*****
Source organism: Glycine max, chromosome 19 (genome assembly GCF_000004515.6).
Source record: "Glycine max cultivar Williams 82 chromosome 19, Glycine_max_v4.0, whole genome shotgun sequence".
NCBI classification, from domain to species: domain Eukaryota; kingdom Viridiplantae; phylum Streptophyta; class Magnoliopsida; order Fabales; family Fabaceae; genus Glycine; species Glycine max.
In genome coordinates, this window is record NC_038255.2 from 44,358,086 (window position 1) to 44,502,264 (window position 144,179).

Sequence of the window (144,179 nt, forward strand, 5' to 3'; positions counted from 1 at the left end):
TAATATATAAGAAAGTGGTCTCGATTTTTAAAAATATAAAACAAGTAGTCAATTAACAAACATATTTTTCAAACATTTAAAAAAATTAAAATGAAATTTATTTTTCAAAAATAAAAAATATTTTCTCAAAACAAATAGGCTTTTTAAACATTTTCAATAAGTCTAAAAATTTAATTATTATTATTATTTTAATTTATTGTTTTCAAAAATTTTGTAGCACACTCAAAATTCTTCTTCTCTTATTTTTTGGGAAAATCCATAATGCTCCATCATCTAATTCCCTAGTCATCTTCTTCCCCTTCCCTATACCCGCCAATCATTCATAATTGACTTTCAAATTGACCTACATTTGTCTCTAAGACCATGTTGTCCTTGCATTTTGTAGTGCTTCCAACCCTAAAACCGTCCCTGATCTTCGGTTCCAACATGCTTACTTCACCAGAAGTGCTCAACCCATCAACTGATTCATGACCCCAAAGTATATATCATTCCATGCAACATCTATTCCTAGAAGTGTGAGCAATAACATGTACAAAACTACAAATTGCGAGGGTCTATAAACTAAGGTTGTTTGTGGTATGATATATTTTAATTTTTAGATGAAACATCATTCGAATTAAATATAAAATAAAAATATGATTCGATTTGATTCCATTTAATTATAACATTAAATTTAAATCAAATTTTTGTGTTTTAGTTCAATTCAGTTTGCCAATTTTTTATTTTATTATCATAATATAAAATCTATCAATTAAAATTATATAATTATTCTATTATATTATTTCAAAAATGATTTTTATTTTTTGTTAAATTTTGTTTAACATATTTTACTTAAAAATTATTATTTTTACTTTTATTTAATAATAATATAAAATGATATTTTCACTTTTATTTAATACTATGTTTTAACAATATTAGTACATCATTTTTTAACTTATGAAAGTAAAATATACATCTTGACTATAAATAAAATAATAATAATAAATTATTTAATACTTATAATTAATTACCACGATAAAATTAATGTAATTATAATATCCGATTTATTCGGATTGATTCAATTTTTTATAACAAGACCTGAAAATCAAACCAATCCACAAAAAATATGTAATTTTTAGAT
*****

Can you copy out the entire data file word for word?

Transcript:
Source organism: Glycine max, chromosome 19 (genome assembly GCF_000004515.6).
Source record: "Glycine max cultivar Williams 82 chromosome 19, Glycine_max_v4.0, whole genome shotgun sequence".
NCBI classification, from domain to species: domain Eukaryota; kingdom Viridiplantae; phylum Streptophyta; class Magnoliopsida; order Fabales; family Fabaceae; genus Glycine; species Glycine max.
In genome coordinates, this window is record NC_038255.2 from 44,358,086 (window position 1) to 44,502,264 (window position 144,179).

Sequence of the window (144,179 nt, forward strand, 5' to 3'; positions counted from 1 at the left end):
TAATATATAAGAAAGTGGTCTCGATTTTTAAAAATATAAAACAAGTAGTCAATTAACAAACATATTTTTCAAACATTTAAAAAAATTAAAATGAAATTTATTTTTCAAAAATAAAAAATATTTTCTCAAAACAAATAGGCTTTTTAAACATTTTCAATAAGTCTAAAAATTTAATTATTATTATTATTTTAATTTATTGTTTTCAAAAATTTTGTAGCACACTCAAAATTCTTCTTCTCTTATTTTTTGGGAAAATCCATAATGCTCCATCATCTAATTCCCTAGTCATCTTCTTCCCCTTCCCTATACCCGCCAATCATTCATAATTGACTTTCAAATTGACCTACATTTGTCTCTAAGACCATGTTGTCCTTGCATTTTGTAGTGCTTCCAACCCTAAAACCGTCCCTGATCTTCGGTTCCAACATGCTTACTTCACCAGAAGTGCTCAACCCATCAACTGATTCATGACCCCAAAGTATATATCATTCCATGCAACATCTATTCCTAGAAGTGTGAGCAATAACATGTACAAAACTACAAATTGCGAGGGTCTATAAACTAAGGTTGTTTGTGGTATGATATATTTTAATTTTTAGATGAAACATCATTCGAATTAAATATAAAATAAAAATATGATTCGATTTGATTCCATTTAATTATAACATTAAATTTAAATCAAATTTTTGTGTTTTAGTTCAATTCAGTTTGCCAATTTTTTATTTTATTATCATAATATAAAATCTATCAATTAAAATTATATAATTATTCTATTATATTATTTCAAAAATGATTTTTATTTTTTGTTAAATTTTGTTTAACATATTTTACTTAAAAATTATTATTTTTACTTTTATTTAATAATAATATAAAATGATATTTTCACTTTTATTTAATACTATGTTTTAACAATATTAGTACATCATTTTTTAACTTATGAAAGTAAAATATACATCTTGACTATAAATAAAATAATAATAATAAATTATTTAATACTTATAATTAATTACCACGATAAAATTAATGTAATTATAATATCCGATTTATTCGGATTGATTCAATTTTTTATAACAAGACCTGAAAATCAAACCAATCCACAAAAAATATGTAATTTTTAGAT